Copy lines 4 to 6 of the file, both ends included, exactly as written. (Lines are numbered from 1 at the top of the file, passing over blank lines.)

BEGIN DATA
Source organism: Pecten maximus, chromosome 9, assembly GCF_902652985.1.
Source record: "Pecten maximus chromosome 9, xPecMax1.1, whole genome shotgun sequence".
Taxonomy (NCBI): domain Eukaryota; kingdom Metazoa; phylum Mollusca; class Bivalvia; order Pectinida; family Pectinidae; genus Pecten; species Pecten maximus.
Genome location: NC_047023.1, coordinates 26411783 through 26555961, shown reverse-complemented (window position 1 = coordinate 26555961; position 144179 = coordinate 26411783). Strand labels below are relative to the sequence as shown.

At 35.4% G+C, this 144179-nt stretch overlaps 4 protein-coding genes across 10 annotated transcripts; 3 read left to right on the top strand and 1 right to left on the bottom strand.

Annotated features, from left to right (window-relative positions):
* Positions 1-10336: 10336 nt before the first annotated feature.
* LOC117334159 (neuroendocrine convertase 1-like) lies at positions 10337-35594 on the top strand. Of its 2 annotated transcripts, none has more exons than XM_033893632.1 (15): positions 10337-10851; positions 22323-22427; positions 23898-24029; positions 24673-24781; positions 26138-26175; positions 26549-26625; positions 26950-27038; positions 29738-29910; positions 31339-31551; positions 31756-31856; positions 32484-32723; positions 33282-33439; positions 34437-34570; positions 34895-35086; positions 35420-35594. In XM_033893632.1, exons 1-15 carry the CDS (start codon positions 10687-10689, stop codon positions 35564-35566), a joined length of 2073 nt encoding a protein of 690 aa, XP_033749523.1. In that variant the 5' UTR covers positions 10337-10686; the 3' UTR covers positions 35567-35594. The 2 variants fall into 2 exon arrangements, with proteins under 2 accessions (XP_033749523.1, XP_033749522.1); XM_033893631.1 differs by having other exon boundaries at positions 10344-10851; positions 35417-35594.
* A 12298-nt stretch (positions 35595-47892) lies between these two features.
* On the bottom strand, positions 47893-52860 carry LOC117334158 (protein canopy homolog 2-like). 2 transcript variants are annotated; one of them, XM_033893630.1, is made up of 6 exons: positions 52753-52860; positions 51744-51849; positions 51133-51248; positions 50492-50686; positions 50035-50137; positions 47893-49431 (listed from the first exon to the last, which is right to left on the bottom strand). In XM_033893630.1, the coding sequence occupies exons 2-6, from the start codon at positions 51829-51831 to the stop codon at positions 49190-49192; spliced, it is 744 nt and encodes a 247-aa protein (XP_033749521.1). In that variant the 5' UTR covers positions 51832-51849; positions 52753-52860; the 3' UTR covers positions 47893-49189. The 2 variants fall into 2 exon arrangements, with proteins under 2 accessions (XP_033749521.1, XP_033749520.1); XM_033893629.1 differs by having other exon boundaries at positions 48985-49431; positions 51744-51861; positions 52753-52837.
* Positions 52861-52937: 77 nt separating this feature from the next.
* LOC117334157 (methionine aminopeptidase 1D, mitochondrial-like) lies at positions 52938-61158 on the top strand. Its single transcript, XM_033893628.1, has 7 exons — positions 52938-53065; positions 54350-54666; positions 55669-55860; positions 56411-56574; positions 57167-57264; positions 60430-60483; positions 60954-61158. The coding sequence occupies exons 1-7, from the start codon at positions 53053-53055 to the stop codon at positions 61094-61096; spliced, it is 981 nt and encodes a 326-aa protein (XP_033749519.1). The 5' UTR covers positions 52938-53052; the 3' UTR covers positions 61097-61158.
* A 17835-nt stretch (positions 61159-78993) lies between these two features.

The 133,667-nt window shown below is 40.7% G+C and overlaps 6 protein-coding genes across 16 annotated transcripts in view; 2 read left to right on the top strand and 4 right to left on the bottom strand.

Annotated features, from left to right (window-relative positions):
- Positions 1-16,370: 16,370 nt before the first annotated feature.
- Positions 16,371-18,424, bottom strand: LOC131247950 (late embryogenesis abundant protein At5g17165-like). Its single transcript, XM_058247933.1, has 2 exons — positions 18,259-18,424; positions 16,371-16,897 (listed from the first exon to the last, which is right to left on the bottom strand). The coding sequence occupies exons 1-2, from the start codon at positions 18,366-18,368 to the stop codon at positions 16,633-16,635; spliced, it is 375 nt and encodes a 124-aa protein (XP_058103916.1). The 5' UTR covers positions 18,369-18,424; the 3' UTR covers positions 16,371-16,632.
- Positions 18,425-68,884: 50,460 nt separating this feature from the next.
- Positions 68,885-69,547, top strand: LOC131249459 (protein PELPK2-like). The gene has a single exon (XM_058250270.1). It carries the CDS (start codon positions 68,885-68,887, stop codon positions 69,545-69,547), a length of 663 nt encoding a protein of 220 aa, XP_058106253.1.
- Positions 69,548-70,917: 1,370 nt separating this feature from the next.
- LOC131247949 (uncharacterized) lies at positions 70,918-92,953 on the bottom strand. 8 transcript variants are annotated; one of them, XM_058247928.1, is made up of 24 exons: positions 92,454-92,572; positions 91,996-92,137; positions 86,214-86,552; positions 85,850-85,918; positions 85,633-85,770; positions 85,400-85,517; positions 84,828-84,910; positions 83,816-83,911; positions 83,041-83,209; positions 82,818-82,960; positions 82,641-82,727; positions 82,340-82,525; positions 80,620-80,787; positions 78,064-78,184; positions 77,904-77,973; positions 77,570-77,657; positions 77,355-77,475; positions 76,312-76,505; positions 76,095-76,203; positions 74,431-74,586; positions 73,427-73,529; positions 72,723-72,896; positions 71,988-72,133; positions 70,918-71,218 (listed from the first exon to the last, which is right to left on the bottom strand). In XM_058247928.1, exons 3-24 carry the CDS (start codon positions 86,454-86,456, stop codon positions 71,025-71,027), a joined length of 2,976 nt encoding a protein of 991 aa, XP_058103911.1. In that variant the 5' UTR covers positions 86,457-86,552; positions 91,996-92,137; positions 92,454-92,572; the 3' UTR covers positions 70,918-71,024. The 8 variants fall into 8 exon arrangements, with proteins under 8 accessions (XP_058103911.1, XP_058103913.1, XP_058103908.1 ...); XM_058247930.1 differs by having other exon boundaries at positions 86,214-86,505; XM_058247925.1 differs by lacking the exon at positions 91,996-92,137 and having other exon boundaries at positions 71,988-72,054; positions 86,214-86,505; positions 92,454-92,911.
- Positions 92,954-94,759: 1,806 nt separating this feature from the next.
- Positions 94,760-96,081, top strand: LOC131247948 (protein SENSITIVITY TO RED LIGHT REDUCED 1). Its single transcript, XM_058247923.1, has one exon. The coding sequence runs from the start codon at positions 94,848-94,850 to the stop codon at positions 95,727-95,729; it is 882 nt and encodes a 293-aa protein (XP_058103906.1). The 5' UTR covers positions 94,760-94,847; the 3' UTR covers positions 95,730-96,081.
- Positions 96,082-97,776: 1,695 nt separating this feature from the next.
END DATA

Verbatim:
Genome location: NC_047023.1, coordinates 26411783 through 26555961, shown reverse-complemented (window position 1 = coordinate 26555961; position 144179 = coordinate 26411783). Strand labels below are relative to the sequence as shown.

At 35.4% G+C, this 144179-nt stretch overlaps 4 protein-coding genes across 10 annotated transcripts; 3 read left to right on the top strand and 1 right to left on the bottom strand.

Annotated features, from left to right (window-relative positions):